The film's title refers to an area of Los Angeles where private investigator J.J. Gittes (Nicholson) once served as a police officer. It also suggests the difficulties of finding one's way in unfamiliar territory. Directed by Roman Polanski who received (in absentia) an Academy Award in 2003 for his direction of The Pianist, this film seems to have multiple layers of meaning and apparent meaning. Yes, it is well within the noir tradition but it also seems to reflect so much of the social discord during the decade prior to when it was released (1974) even as it examines Los Angeles during the 1930s, amidst the Great Depression but also a time when so many accumulated vast wealth through sometimes questionable business practices. (If I recall correctly, the number of millionaires in the United States quintupled during the decade following the collapse of the stock market in 1929.) By all accounts, Noah Cross (Huston) is an immensely wealthy and power force within the city's business community. For reasons which are revealed in the film, Gittes finds himself in an adversarial relationship with Cross and has little chance of prevailing against him. Now a private investigator, Gittes is retained by Evelyn Mulwray to follow her husband Hollis whose behavior has raised questions and caused her to be concerned. Gittes' involvement with her leads to his conflicts with Cross, for reasons which neither Gittes nor we understand until much later in the film. Polanksi briefly appears in the film (an Hitchcockian touch) as the Man with a Knife...and he uses it. Throughout much of the movie, neither Gittes nor we know what's happening. Individuals as well as circumstances are not what they appear to be. It's as if Gittes and we are being toyed with...a brilliant strategy on Polanski's part to sustain interest with precise pacing while creating tensions and even conflicts whose nature evades understanding. At one point Cross tells Gittes "You may think you know what you're dealing with, but believe me, you don't." He didn't and, at that point, neither did I.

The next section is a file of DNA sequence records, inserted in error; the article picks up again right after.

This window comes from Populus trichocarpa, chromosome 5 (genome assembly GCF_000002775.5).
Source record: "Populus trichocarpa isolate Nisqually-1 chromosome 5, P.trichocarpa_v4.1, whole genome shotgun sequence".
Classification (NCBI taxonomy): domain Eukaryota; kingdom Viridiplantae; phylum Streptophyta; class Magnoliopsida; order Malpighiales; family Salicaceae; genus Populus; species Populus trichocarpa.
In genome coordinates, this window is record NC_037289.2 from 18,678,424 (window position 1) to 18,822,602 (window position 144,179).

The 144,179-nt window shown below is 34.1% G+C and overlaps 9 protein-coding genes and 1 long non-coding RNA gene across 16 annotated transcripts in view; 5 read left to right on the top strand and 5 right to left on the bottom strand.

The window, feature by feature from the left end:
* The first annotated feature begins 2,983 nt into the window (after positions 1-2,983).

Obviously, this film intrigues me, in part because it frustrates me as I must struggle (as does Gittes) to understand various relationships which may be real or imagined...both by me and by most of those involved. What's with Evelyn Mulwray? What information is she concealing? To what extent (if any) is her husband Hollis involved with Cross? What is her own relationship with Cross? Whom and what does Gittes threaten? Why? (For most of the film, he doesn't know.) I could go on and on about ambiguities. It is paradoxical that so many of its important scenes are bathed by dazzling Southern California sunshine in this prime example of a film noir.
Experiencing older Hollywood films, films made in the era when script, direction, cinematography, lighting, musical scoring and acting became melded together in an intricate but cohesive escapist adventure, is like visiting a fine art museum - masters at work creating a living work of art that time only enhances in respect. Such is the case for Roman Polanski's 1974 film noir CHINATOWN. Robert Towne's brilliant script is the baseline for this fascinatnig story of the Los Angeles … more
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Roman Polanski's brooding film noir exposes the darkest side of the land of sunshine, the Los Angeles of the 1930s, where power is the only currency--and the only real thing worth buying. Jack Nicholson is J.J. Gittes, a private eye in the Chandler mold, who during a routine straying-spouse investigation finds himself drawn deeper and deeper into a jigsaw puzzle of clues and corruption. The glamorous Evelyn Mulwray (a dazzling Faye Dunaway) and her titanic father, Noah Cross (John Huston), are at the black-hole center of this tale of treachery, incest, and political bribery. The crackling, hard-bitten script by Robert Towne won a well-deserved Oscar, and the muted color cinematography makes the goings-on seem both bleak and impossibly vibrant. Polanski himself has a brief, memorable cameo as the thug who tangles with Nicholson's nose. One of the greatest, most completely satisfying crime films of all time.--Anne Hurley